Publishers and markets vary for how accurate you have to be. If you’re writing fantasy, of course it’s your world and you can say what you like, as long as you’re internally consistent. If it’s contemporary, some editors will be very relaxed, as long as it sounds plausible. Others less so. I had a US copy editor who checked that my train from Mumbai to Agra set off at the right time of day. She actually checked the Indian train timetable. (Luckily, I had too.)
Now for outlining. Everyone is different, so do what works for you. I have some successful writer friends who get an idea and just get going with it. I must say, they’re in the minority. However, some really successful writers say that you should let your characters lead you. Personally, I’m more at the other end of the scale. I love it when my characters do unexpected things within a scene, but I want to know where I’m heading with the story. I’ve written too many 5000 word beginnings that end up running out of steam. I want a plot that I know makes sense, and characters with interesting arcs. I want an idea of the pace of the book, so I write an outline that’s generally about 40 paragraphs long (one para for every 1-2 chapters). I don’t follow it to the letter, and I change it – sometimes quite radically – as I go along. But it’s there to guide me.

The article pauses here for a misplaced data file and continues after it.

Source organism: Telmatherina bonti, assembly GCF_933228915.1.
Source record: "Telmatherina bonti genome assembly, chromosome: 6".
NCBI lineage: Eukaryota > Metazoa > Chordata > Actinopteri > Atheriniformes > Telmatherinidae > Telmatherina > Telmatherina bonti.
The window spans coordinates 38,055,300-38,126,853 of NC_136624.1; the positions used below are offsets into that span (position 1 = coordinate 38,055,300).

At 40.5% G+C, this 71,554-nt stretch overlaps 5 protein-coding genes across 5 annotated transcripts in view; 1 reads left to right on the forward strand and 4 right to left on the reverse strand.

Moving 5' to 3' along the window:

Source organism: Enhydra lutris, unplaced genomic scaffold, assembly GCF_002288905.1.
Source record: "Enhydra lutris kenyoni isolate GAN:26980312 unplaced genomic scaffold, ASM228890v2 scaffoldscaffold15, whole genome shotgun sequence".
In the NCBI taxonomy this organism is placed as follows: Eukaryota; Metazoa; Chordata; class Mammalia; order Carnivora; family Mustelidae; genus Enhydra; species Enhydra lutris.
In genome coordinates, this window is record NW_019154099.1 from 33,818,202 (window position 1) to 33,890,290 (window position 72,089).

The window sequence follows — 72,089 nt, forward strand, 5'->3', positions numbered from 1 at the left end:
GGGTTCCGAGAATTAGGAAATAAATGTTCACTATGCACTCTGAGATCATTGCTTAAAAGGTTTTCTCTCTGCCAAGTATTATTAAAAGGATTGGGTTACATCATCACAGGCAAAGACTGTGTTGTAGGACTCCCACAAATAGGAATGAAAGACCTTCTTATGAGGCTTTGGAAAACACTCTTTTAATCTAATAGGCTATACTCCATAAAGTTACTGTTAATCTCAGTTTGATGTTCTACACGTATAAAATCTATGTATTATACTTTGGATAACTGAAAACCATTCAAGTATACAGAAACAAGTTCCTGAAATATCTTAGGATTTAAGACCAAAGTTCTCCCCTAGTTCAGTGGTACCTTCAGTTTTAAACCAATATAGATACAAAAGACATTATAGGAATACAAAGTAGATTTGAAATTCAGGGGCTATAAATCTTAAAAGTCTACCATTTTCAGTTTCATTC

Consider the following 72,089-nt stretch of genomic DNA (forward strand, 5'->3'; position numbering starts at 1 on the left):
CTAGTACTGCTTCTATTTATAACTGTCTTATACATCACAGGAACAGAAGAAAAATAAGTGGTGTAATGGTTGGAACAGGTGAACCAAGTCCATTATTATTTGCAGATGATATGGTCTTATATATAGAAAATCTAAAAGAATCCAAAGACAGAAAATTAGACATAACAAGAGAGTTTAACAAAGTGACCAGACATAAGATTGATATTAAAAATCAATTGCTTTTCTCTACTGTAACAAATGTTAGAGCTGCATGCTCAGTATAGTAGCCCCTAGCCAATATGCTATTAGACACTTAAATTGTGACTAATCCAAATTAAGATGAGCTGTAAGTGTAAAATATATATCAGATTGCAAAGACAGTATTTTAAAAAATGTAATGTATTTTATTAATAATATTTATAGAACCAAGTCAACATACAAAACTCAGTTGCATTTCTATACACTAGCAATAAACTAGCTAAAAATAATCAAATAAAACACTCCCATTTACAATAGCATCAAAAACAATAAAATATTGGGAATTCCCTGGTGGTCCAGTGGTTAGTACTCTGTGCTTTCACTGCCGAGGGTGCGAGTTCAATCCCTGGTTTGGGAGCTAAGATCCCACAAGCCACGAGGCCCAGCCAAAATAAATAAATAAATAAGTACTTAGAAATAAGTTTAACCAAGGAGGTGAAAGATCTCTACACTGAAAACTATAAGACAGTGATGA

I also get a piece of blank A4 paper and draw my plot like a chart, with boxes for main events, and arrows to other boxes. I don’t necessarily use it so much later, but it really helps me think!
My editor now gives us all a blank spreadsheet to fill in, going down scene by scene and saying for each one location, characters, motivation, main theme, minor themes etc. It looks very hairy! I did it a couple of times and didn’t use the results, but found it very handy to help with my thinking process. It showed up a couple of places in the plot where it wasn’t really going to work.
I have my mood board, where I stick up pieces from newspapers and magazines that have helped inspired the story, to remind me, and pictures of people who look like the characters. When my publisher comes to do the cover, she usually asks to see the mood board these days.
Last year was terrible for most of my writer friends and me. Hard to say exactly why – it just was. We struggled, and were disheartened, and were late, and often seriously wondered if we’d finish at all – but we all did, eventually. What some of us learned was that for the first draft, you just have to keep going and get it out there. Don’t expect it to be perfect. It’s not what the finished book is going to be like. It’s your first go at the story, and it may change because you’ll learn as you go along, but it’s important to finish it. After that, things get easier. A little tip I was given at a low moment was to try and write 1000 words a day (which is much less than I usually try and write). 1000 words isn’t so much. You can do it in an hour or two. But over 70 or 80 days … you’ve got a book! So if it’s getting tricky, just stick to 1000 words a day and keep it moving. The amazingness will come in the rewrite later.
Good luck, Beverley! I hope this helps, and I’ll be rooting for you.
(Oh, and if you’d like an insight into the other end of the process – once the manuscript is nearly ready – you might like to read an old post of mine: What is line editing exactly? This is the one that gets the most views. It never gets any easier …)